The report by McKinsey and LeanIn.Org makes a number of findings that put the scale of this "great problem" into perspective:
- Only one in four C-suite leaders is a woman, and only 1 in 20 is a woman of colour.
- For every woman at the director level who gets promoted, two women directors choose to leave their company.
As an increasing number of women leaders vote with their feet, it raises the question of what factors are driving their decision and what measures companies can take to retain female talent.
What Is Causing the Great Breakup?
The reasons women leaders are leaving their companies are telling. Despite being just as ambitious as their male counterparts, women often encounter obstacles that make it harder for them to advance, so they decide to leave. Here are the main factors driving their decision:
- Women are still experiencing microaggressions that undermine their authority.
- Women leaders are still being overlooked, overworked and under-compensated.
- Women are expecting more from their managers, but they can’t deliver due to inadequate trailing.
- Women, particularly those under 30, are demanding a better culture of work, more flexibility and better work-life balance.
Women Are Still Experiencing Microaggressions
Women leaders share the same aspirations for career advancement as their male counterparts, but they face more obstacles due to unconscious bias in the workplace. Performance bias and microaggressions are two key areas where gender inequality is prevalent, with 37% of women leaders reporting that a co-worker took credit for their idea, compared to 27% of men leaders. Moreover, women leaders are twice as likely to be mistaken for someone more junior and often have colleagues question their qualifications for their job. Women leaders are also more likely to report that personal characteristics, such as their gender or being a parent, have played a role in them being denied or passed over for a raise, promotion, or opportunity to advance.
However, women face bias not just due to their gender but also due to their race, sexual orientation, disability, and other aspects of their identity. This compounded discrimination can create even greater obstacles for these groups of women, including increased microaggressions and barriers to advancement. For example, despite receiving less support, BAME women exhibit greater ambition, with 41% of them aspiring to be top executives compared to just 27% of white women, according to the Women in the Workplace report.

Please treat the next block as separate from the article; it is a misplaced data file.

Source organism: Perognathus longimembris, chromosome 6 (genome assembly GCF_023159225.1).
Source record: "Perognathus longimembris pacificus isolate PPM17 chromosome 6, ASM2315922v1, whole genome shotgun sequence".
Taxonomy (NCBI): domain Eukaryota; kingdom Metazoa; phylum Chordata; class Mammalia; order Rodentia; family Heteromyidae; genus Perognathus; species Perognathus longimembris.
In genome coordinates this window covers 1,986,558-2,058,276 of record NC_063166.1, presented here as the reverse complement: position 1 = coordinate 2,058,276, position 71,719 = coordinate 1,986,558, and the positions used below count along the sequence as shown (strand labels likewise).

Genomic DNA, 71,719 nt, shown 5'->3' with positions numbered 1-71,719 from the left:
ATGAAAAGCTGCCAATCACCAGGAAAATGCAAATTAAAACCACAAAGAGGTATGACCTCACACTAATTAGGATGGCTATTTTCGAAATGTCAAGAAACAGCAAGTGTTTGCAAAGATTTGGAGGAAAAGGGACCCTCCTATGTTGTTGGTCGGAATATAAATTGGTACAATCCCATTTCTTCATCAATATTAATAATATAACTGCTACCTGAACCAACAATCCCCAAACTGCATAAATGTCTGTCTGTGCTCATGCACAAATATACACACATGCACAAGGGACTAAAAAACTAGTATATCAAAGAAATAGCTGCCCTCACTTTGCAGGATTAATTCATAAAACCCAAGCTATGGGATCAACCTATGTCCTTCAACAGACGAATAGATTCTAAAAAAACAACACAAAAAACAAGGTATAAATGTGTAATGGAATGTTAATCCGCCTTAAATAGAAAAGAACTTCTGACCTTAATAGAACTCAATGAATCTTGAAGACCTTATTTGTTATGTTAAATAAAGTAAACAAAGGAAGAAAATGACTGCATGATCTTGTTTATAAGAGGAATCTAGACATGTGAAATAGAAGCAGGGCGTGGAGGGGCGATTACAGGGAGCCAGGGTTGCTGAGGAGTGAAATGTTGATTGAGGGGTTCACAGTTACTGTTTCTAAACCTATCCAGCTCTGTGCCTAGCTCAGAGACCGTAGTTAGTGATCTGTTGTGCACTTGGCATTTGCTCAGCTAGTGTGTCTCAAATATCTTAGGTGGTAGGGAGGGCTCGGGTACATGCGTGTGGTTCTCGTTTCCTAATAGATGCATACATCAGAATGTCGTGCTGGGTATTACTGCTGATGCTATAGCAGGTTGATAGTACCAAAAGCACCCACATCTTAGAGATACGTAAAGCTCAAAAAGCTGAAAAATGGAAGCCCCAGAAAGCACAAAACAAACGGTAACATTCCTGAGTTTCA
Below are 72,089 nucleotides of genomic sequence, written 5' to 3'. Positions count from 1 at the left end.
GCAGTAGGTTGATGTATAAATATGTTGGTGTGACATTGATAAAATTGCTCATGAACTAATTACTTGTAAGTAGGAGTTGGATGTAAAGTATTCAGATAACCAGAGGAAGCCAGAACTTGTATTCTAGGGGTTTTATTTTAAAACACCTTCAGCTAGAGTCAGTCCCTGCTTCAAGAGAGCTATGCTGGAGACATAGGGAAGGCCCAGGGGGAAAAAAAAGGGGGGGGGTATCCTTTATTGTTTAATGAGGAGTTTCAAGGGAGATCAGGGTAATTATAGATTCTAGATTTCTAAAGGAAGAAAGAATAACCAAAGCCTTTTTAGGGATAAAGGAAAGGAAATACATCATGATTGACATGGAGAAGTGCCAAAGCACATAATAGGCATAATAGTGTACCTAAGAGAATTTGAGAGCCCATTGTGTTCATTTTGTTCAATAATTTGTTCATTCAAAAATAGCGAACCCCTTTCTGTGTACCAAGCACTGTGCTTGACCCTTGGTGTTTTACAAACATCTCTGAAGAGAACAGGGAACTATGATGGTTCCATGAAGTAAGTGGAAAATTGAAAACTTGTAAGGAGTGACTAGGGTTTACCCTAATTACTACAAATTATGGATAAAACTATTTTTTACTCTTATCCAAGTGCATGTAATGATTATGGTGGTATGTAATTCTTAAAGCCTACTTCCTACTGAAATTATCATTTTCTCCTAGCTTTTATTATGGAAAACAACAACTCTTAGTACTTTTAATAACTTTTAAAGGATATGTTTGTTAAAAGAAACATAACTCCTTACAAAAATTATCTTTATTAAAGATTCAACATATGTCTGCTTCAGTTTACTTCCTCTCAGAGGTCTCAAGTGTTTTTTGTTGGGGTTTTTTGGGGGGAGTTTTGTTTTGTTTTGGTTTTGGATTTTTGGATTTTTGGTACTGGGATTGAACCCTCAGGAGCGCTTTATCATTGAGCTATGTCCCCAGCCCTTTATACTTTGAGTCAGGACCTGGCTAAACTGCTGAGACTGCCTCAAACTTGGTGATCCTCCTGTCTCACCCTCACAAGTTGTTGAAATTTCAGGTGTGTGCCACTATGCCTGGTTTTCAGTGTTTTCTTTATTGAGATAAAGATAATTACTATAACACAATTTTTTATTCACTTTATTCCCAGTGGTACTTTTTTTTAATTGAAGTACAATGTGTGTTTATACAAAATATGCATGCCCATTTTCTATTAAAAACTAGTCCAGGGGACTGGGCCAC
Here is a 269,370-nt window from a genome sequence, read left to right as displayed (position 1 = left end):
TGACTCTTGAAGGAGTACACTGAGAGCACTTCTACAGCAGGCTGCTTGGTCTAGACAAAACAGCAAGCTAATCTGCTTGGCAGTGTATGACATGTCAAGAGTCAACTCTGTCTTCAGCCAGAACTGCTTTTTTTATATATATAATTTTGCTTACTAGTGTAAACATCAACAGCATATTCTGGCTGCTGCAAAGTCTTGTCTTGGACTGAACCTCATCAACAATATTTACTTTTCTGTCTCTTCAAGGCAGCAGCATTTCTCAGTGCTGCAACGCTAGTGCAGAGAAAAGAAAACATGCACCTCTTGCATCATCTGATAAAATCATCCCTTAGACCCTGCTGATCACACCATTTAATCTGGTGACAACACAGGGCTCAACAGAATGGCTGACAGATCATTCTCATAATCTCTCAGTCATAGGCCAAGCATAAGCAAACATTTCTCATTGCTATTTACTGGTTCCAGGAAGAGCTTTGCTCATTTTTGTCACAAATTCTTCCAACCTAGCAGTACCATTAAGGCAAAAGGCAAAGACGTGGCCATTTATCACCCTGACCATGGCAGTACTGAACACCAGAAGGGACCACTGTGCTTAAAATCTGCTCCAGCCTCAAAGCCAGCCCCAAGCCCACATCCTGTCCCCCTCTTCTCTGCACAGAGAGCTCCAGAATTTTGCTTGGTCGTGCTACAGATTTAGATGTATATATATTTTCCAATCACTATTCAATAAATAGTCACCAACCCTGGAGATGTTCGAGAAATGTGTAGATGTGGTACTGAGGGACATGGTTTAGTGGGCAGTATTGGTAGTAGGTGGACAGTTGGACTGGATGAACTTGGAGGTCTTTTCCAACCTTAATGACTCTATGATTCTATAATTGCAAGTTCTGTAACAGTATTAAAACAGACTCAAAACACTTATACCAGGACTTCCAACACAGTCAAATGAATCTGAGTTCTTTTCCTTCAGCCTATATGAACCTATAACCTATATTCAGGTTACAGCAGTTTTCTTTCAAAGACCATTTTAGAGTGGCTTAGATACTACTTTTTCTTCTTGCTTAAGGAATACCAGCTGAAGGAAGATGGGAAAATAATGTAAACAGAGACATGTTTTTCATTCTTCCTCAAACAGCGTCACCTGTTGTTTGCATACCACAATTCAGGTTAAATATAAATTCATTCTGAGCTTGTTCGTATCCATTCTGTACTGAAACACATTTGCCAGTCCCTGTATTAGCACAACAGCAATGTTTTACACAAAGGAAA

So, while the importance of diversity, equity, and inclusion (DEI) is increasingly recognised in the workplace, many women leaders are still leaving (or pushed out of) their companies due to a lack of inclusive cultures. However, they are not leaving the workforce altogether; instead, they are seeking better opportunities in companies that prioritise their values and offer a more supportive work environment.
Women Leaders Are Overworked but Underpaid
Over the last couple of years, companies have been expecting more from women leaders within their organisations when it comes to people management and diversity, equity, and inclusion (DEI) initiatives. Indeed, according to McKinsey’s report, women in leadership positions are two times more likely than men leaders to spend a significant amount of time on DEI initiatives since they still face more biases and barriers in the workplace. Yet, 40% of these women say they are not actually recognised or rewarded for that.
But the burden was never equally spread. From the moment women entered the workforce, they were unofficially assigned additional work, like making coffees, taking notes, organising events or buying presents for colleagues. And the era of this emotional labour is not over yet. Women already doing more unpaid work at home than men are now spending extra time and energy on unrecognised office housework that makes it even harder for them to advance. At the same time, this unpaid work also means that women leaders are being stretched thinner than men in leadership. Not surprisingly, 43% of women leaders are burned out, compared to only 31% of men at their level.